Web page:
After reading that I am feeling rather frail myself. After my lunch of goose liver braised in Sauternes. I think I may have to slip on my Charvet slippers, open a bottle of 1921 d’Yquem, and remember Christian.
Another favorite dish of Christian was eel poached in Dom Perignon. Now the sumptuously couture eels in the Moroccan fish market in Tangiers have been replaced with Dover soles. I would design my own fashionable dish, one that like Dior’s fashion “comes from a dream.” I would poach a 4-day old Dover in a fumet only just perfumed with white peaches and Dom Perignon. Then I would make a classic champagne sauce made from the bones of sole and some of the poaching liquid, and nap the boneless fish, dried of its excess moisture in unbleached Moroccan silk-weight wool, in one-inch stripes of the pale cream sauce. In the left-over spaces I would pour a reasonably thick black truffle butter sauce. No further design would be necessary or even wanted.
Christian, of course. Who would look more cheerful after a sole or two.
Stars Hot Dog
I have never been an addict of hot dogs, ballpark or not, fourth of July barbecue or not, but I did put one on the bar menu of my restaurant Stars in San Francisco. I had dreams of customers wanting a late-night dog after the symphony with a glass of champagne. The best dog at the time, and maybe still is since with a dog it is quality-dangerous to get too far from a NYC winter street corner dog stand, was Schaller & Weber on the Yorkville Upper East Side of Manhattan.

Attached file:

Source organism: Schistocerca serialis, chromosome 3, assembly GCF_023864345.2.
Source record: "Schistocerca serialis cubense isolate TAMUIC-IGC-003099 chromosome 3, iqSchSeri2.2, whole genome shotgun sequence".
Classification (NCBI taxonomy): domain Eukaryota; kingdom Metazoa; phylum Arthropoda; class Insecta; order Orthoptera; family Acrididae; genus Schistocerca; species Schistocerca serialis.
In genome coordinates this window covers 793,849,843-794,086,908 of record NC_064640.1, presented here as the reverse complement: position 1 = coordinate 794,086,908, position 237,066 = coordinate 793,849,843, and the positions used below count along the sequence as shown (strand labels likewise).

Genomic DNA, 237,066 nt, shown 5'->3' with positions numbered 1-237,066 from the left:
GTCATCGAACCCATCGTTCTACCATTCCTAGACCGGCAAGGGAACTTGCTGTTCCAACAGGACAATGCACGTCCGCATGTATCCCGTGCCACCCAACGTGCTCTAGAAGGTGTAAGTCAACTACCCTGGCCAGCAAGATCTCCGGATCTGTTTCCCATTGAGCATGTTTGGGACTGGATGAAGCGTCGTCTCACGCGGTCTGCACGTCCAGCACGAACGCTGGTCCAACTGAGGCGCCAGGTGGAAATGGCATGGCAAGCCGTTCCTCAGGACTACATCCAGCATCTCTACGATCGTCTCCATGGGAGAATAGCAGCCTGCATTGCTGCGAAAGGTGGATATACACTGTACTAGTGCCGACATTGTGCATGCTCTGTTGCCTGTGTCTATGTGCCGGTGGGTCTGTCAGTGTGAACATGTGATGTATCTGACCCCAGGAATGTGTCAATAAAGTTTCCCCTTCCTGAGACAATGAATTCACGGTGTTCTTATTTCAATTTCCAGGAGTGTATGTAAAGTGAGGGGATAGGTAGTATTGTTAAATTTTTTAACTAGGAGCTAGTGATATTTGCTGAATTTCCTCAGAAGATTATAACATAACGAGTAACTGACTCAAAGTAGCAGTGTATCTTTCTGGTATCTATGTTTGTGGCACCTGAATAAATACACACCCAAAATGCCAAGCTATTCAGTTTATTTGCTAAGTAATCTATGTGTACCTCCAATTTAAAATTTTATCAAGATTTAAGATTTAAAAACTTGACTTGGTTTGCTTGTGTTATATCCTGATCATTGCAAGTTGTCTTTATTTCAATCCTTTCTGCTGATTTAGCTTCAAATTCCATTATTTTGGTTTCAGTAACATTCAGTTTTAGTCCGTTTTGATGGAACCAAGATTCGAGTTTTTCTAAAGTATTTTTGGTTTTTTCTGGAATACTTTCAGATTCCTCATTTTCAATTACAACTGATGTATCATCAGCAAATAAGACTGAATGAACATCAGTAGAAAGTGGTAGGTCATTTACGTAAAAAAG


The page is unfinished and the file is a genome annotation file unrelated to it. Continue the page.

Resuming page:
Nothing fancy. A good non-artisanal bun, buttered and toasted, a poached hotdog, out of its broth, and mustard. I could never stand French’s, but I know it might absolutely necessary to many. That’s it. I have been recently distracted by a recipe for a BLT hotdog, because BLT anything is fine with me.
Champagne Cream Sauce
Alex, a great friend of mine in NYC and one who knows her food without fashionable frills, loves sole when it’s Dover. She told me “As to cream and the color of cream, were I asked my choice would undoubtedly include Chez Georges’ sole with its ambrosial cream sauce.” That Paris restaurant adds minced parsley to the sauce. Many do. I don’t because it interferes with the color cream.
1 tablespoon Minced shallots
1 tablespoon Unsalted butter
1 cup/250 ml Champagne
½ cup/125 ml Fish-shellfish stock (mussels and clams make the best addition to the fish stock)
½ cup/125 ml Whipping cream
Ground white pepper
Sauté the shallots over a low heat in butter until softened. Add a little water and cover if and before they start to brown.
Add the champagne and simmer 10 minutes. Add the fish/shellfish stock and reduce by half.
Stir in the cream and simmer another 10 minutes or until the sauce, as the saying goes, coats the back of a spoon.
Poached Dover Sole for Two
1 ½ pound (750 gr) Dover sole, unskinned
4 tablespoons Salted butter
6 cups (1 ½ liters) Vegetable stock (court-bouillon)
Champagne cream sauce
Put the sole in a buttered pan large enough to just hold it. Pour the stock on top, and bring to a boil. Simmer for 12-15 minutes, lift the sole out and drain. Remove the dark skin and served covered with the sauce. Or removed the filets, discarding the backbone, and sauce the filets.
One can also use buttered parchment paper to put on top of the fish as a cover instead of buttering the pan. And you can cook the fish, keep the drained fish warm while you make the champagne sauce with the poaching liquid.
To that I would invite my champagne-cream-sauce-colored dog.